Spring 2006
Research Paper Assignment

You will write a peer, assistant and instructor-reviewed research paper for this class. The schedule for the parts of the research paper is below:
Part% of final gradeDue DateReturn Date
Topic and list of 6 sources (with summaries) turned in by email6% Jan 22 (for Monday section), Jan 24 (for Wednesday section) Jan 29 or 31
Give Formal Outline to peers (and emailed to me) 2% Feb 5 or 7
Discuss and turn in written reaction to 2-3 other outlines 2% Feb 12 or 14
Revised outline for me 7% Feb 19 or 21 Feb 26 or 28
Give rough draft to peers (and email to me)2% March 12 or 14
Discuss and turn in written reaction to 2-3 other drafts2% March 19 or 21
Turn in to me your almost final draft 7% March 26 or 28 April 9 or 11
Final Paper 12%April 16 or 18  

Topic and 6 sources

Choose a topic for your Research paper based on the reading topics listed on the syllabus, or a topic related to the computer ethics. You will need to write a 1500 word research paper that describes the issues, laws, controversies, ethics, and new developments related to this topic. Once you have chosen your topic, read the chapter in the text related to your topic. Besides the chapter in the text related to your topic, you should have at least 6 other sources that you will use as the basis for your research paper. The sources may be web based, but one source should be initially non-web based (that is, appear in print). The sources should be current enough to cover your topic as it exists today (e.g., a pre-Internet reference on wide area network security will have limited usefulness). A librarian can help you find material. Send your topic, a list of 6 sources and a summary of those 6 sources to me by email. The summaries should be 3-5 sentences long. Do not use attachments. Below are examples of how sources should be cited (you may send the email source list to me unformatted, but should use the appropriate format when writing your outline, draft, and final research paper.)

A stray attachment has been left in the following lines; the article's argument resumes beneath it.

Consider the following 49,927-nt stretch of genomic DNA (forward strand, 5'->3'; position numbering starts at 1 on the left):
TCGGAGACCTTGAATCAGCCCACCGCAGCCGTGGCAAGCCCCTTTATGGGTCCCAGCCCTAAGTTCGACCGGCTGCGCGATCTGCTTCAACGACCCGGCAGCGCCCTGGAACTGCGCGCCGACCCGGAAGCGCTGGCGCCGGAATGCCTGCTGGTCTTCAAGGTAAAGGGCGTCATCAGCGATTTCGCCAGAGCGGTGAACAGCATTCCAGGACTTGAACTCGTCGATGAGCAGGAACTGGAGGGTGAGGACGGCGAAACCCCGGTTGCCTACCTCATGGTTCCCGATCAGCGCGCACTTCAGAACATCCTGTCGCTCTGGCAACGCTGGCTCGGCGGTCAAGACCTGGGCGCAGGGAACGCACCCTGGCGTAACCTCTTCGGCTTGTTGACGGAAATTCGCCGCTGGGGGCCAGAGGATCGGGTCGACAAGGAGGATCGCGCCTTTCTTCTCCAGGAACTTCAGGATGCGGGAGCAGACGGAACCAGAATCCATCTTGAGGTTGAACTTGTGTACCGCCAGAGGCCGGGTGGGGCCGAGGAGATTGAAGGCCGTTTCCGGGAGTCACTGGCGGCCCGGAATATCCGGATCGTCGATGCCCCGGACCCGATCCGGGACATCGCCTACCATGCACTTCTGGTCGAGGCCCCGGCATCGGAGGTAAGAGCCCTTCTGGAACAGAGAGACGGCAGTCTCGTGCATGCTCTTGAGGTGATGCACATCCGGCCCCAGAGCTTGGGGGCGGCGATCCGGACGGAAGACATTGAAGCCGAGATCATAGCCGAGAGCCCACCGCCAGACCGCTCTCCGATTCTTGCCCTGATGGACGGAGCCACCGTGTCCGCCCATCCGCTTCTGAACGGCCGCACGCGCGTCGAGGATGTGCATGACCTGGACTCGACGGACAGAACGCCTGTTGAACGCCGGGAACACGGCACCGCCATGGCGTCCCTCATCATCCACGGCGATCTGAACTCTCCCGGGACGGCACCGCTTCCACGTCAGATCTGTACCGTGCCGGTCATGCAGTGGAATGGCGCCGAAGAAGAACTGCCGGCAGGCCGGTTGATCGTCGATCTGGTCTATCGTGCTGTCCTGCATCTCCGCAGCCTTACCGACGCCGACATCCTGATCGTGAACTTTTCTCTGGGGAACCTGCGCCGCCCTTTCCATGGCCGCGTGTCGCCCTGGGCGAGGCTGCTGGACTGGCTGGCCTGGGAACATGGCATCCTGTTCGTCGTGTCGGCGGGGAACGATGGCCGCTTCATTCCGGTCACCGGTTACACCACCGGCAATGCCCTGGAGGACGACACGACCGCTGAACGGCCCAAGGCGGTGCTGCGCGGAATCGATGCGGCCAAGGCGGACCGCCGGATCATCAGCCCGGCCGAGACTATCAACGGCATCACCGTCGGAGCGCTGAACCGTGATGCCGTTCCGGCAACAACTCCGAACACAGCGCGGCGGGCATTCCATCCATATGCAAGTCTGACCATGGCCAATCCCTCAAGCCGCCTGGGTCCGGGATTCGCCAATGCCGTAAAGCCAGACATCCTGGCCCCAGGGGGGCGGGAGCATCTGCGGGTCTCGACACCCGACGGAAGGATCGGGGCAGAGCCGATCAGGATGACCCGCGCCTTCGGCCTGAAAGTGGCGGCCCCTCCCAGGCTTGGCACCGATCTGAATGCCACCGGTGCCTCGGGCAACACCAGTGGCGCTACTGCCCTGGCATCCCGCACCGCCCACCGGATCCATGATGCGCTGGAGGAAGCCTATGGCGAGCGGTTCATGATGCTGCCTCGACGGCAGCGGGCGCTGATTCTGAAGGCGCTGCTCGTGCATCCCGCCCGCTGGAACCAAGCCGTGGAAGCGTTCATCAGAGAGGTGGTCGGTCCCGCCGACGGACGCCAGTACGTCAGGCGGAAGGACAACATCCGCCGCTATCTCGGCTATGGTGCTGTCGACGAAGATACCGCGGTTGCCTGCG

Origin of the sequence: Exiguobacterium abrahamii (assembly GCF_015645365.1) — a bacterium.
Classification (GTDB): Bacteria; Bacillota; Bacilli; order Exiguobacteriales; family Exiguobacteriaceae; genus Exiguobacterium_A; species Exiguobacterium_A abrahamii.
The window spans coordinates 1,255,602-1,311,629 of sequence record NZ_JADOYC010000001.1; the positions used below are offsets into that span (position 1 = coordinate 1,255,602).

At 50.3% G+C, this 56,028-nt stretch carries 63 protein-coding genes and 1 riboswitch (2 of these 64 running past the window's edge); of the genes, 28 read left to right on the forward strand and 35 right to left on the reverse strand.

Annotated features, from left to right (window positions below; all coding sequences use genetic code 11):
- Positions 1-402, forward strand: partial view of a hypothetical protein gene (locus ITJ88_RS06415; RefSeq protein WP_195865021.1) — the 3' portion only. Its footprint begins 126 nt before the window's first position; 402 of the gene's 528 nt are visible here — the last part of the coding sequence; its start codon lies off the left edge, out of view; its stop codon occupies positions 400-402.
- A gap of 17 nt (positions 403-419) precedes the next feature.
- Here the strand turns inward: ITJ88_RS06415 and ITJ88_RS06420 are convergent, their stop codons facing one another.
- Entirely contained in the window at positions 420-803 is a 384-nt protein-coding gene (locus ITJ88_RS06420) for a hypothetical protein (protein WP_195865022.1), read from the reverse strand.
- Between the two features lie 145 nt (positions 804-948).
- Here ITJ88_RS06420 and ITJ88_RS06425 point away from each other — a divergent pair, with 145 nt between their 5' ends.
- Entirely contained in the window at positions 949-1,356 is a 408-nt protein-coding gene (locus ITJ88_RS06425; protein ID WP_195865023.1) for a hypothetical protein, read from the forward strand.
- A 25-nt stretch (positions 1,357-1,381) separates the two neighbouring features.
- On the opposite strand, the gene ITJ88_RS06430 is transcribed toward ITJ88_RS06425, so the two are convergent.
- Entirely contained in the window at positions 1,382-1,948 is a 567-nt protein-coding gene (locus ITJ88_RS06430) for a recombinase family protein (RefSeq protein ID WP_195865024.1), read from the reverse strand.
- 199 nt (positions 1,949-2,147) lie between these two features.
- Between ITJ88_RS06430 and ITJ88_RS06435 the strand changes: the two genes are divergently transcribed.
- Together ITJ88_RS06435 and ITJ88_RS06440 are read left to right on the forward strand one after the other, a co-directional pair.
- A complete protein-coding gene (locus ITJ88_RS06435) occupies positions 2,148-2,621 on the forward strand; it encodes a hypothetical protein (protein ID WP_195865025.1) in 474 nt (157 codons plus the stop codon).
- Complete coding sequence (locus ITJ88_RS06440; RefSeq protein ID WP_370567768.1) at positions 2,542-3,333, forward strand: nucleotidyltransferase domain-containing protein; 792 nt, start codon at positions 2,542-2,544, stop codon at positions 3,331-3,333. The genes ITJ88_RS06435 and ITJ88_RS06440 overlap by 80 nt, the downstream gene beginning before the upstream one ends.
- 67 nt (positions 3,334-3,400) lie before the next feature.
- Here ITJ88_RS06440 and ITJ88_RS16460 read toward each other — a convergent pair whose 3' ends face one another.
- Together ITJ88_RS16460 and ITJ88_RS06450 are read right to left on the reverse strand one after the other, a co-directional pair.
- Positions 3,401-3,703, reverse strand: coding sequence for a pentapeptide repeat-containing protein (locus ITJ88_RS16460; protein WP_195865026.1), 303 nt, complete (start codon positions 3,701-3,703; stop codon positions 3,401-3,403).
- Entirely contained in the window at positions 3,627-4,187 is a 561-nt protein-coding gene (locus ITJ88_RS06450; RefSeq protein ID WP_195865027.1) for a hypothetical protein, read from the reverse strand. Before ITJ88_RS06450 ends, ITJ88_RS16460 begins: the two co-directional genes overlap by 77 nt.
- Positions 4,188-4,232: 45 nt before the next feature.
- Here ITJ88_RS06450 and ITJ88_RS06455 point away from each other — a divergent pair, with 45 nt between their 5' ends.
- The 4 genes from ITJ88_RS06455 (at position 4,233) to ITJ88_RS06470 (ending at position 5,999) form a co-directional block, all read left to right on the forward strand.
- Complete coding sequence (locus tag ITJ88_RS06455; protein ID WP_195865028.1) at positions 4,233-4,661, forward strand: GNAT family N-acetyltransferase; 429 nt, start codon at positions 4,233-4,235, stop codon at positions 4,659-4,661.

Citation method for web addresses:

URL; author or person or organization responsible for the web page; title (if one exists; otherwise use a header if one is given. The title is the text that will come up if you save the URL in your list of favorites, or in other places. It does not appear on the web page itself. You may view the title by viewing the source and finding the title tag); "Date Written and Last Updated"; date accessed (the date that you accessed the web site). Here is one link on how to cite Internet sources. You must have some idea of when your source was created or modified in order to use it. Do not use sources for which no date can be found (the date you accessed the material is required, but not sufficient). For example:

<www.Slate.msn.com/> Plotz, David. "The Plagiarist: Why Stephen Ambrose is a Vampire." Slate Written 1/11/02. Accessed 2/3/04.

Citation for books:

Lederer, Richard and Richard Dowis. Sleeping Dogs Don't Lay: Practical Advice for the Grammatically Challenged. St. Martin's Griffin, New York, 1991.

Citation for articles:

Johnson, Deborah G., "Do Engineers Have Social Responsibilities?" Journal of Applied Philosophy, Vol. 9, no. 1 (1991), pp 20-26.


You will turn in your outline three times. You will turn in your outline to me as an attachment in email (I will only grade whether you turned this in, not its content) and bring 3 copies of that outline to class for peer review. Both versions of your outline may be in any typed format. Include your topic and list of sources and source summaries in the outline that you turn in to me. You do not need to give this source list to your peers. The source list may be modified from what you turned in initially. If you added sources, be sure to include a summary of those sources as well.

Your outline should be as detailed as possible. Your rough draft should fall out easily from your outline. Your outline should have the following format:

  1. Outline General Information

    The following material is taken from Dr. Jane Webb's outline guidelines which are based on Simon & Schuster, Handbook for Writers, Annotated Instructor’s Edition. Lynn Quitman Troyka, 1993, pp. 40-47.

    Informal outlines are like organized lists. A formal outline follows a pattern of content and format. Your outline is to be a formal outline.